It was a bright, crisp day. We walked along the pebbled beach, admiring the shapes and colours. We had come in search of sea beet, but the greenery was scarce and mostly unreachable up the cliff sides.
Instead, we dipped our hands into the icy cold water and gathered sea weeds. We knew nothing, although they were all vaguely familiar, we had no idea which, if any were edible; although I thought the floaty vibrant green ones looked deliciously edible, a quick nibble did little to confirm this suspicion and I had to chew it for much longer than I had intended!
We gathered only small amounts, for identification purposes, so as not to be wasteful, however I already had an inkling that I recognised the green one as sea lettuce and had long been intrigued to try it, so I picked slightly more of the tasty looking ones.
We found a comfortable rock and enjoyed a hot coffee whilst gazing out at the beautiful view, admiring the cormorants as they held their wings towards the sun and the seagulls surfing the breeze.
Revitalised, we wondered back towards the cliffs to inspect the sparse greenery, and my companion, determined, clambered up a little way to grab a handful of leaves which I confess I was rather dubious of. They seemed too tough and prickly to be anything particularly edible.
We sauntered back as the sun dipped to meet the sea behind us and each time we turned to look we were awe-struck by the colours of the sunset, it was absolutely beautiful and we felt so blessed to be there and rather surprised that there weren’t more people to enjoy it. The only other spectators were two chaps with a camera near the car park.
We arrived home with a bag of assorted sea weeds and a meagre handful of leaves and set about trying to identify our finds. I washed the sea vegetables in a large pan of water and set about detangling them. The bright green ones, as I suspected, were sea lettuce (much more palatable when cooked a little), we also had some kelp, possibly more than one variety and dulce which is red. Although we couldn’t positively identify all of them, the beauty of harvesting seaweeds, as I understand, is that, unlike many plants and fungi, particularly, there are no poisonous seaweeds growing at beach level here, so as long as they are harvested fresh, (which of course they should be!) they are at least safe to eat, even if they’re not particularly palatable!
The leaves gathered from the cliff, to my surprise, we identified as wild mustard (brassica nigra) . A sniff and a nibble easily confirmed the fact! I’m very excited about this as it is the source of the black mustard seed, which I enjoy cooking with.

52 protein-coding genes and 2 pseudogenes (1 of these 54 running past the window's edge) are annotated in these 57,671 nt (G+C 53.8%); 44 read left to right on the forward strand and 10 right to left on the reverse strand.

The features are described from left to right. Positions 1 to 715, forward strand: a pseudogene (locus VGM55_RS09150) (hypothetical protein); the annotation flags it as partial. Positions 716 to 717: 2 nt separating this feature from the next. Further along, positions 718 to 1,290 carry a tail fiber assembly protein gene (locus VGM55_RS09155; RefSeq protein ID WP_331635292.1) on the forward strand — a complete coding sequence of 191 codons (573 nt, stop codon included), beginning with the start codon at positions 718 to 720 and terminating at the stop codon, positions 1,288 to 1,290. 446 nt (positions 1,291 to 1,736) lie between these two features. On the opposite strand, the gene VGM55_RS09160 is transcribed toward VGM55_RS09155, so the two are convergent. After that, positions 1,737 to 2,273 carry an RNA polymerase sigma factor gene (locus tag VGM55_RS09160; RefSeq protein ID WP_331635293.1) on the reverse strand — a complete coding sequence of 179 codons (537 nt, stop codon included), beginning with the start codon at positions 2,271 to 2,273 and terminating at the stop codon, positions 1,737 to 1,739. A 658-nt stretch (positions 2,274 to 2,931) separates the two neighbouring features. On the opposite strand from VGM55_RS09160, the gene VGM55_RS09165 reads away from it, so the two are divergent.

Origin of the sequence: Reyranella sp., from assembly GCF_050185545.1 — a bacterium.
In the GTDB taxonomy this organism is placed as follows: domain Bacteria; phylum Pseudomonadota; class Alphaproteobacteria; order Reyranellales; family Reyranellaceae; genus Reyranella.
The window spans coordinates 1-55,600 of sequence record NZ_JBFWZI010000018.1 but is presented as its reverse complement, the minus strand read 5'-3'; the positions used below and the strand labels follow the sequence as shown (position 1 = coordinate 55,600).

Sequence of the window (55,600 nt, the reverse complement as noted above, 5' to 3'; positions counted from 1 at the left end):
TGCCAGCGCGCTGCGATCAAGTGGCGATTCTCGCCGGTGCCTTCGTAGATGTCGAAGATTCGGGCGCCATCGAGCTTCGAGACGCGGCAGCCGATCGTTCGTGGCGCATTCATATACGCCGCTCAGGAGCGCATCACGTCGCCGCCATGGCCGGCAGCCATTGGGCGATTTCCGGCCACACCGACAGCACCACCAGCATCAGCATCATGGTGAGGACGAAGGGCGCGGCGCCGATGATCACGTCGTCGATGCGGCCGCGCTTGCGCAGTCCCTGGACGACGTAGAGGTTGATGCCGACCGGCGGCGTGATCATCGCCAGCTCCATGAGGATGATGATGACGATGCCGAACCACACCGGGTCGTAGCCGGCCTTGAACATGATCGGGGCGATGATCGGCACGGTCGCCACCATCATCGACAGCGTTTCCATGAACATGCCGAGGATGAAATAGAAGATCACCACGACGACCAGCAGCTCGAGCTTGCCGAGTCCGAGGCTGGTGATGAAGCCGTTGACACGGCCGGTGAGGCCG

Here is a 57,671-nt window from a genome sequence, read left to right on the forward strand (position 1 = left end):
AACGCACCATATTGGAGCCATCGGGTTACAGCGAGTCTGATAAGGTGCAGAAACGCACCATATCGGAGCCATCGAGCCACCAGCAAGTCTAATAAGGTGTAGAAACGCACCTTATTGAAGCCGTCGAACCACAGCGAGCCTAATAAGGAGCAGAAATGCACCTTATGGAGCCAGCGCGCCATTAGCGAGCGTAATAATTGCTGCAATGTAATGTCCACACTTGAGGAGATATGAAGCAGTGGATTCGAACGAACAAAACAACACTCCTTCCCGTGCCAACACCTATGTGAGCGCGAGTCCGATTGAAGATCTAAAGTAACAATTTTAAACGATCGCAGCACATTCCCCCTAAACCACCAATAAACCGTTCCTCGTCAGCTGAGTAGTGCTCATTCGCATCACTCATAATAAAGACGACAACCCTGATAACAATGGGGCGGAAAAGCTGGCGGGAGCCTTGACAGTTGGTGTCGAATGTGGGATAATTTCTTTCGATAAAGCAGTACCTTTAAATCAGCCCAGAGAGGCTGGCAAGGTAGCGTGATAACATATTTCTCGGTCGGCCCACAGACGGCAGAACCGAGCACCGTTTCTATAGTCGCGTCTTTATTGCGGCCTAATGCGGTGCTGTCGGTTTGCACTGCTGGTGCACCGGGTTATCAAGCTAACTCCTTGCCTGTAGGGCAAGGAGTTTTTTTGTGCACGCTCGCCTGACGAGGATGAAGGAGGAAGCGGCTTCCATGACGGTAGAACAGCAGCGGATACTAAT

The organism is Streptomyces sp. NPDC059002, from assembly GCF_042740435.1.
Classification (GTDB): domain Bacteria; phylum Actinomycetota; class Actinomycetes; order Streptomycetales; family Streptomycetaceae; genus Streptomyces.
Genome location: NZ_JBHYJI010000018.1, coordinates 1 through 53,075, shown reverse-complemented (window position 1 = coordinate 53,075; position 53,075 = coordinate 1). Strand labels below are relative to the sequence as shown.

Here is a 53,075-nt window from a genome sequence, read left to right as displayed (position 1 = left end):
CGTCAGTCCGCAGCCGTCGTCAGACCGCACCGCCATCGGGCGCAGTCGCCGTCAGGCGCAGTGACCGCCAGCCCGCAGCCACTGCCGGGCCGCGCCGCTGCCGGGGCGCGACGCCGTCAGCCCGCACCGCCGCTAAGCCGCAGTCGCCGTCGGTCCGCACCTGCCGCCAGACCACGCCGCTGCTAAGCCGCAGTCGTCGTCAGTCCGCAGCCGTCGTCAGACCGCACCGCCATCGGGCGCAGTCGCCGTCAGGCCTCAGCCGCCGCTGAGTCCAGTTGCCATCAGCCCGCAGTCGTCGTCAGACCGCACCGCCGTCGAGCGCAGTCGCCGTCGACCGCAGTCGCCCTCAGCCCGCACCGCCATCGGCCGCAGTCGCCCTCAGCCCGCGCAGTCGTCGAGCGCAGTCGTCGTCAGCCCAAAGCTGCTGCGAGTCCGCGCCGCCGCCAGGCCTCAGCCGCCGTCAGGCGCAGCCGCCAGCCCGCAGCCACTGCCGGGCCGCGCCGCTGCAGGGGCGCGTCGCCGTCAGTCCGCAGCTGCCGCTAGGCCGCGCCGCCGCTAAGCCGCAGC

I have recently discovered the joy of miso soup and I was keen to add some sea vegetables. I had often glanced at the dried varieties available, shipped from far off shores and with hefty price tags, and I felt much more inclined to gather my own, local and fresh.
I now discovered that kelp, whilst tough and not especially appetising, was the key to an ingredient I had always missed in my miso soups: Dashi stock. I was aware that it was something used in Japan but only now discovered that kelp was a main component, and I was inspired to find a mention in one of my favourite foraging blogs of a more regional recipe.
I put the dulce and sea lettuce, thoroughly washed, to one side and chopped the kelp into small pieces to simmer in a pot of water and was interested to note the change in colour (from brown to green).
I fried fresh ginger and garlic in toasted sesame oil, added sliced onions, well cooked mushrooms and the sea lettuce and dulce. I also added some finely sliced carrots and then to the stock…
I had been very light on the kelp for the stock as I was unsure of the intensity of the flavour (next time I will use much more) and I used a little of my favourite mushroom stock to add flavour. (I like to add some dried mushrooms too, if I have them but they are expensive and imported as well and I hope to gain knowledge of local alternatives to forage in the future.)
I always add the miso paste just before serving to avoid heating out the goodness and I reserved a little of the stock to mix into the paste. This is quite important as the miso is very thick and wont disperse otherwise (and it’s not so pleasant eating unexpected lumps of it!).
I simmered the soup until the vegetables began to soften and then added the noodles.
Finally, once everything was cooked, I added the miso paste and served!
It was delicious and felt very healthful and wholesome. I had included a little of the kelp from the stock, just to see what it would be like; it was tough. I wont add it again, but the sea lettuce and dulce I really enjoyed and wished there was more!
I’m excited about using Sea plants more often in the future.
Happy Foraging Foodies!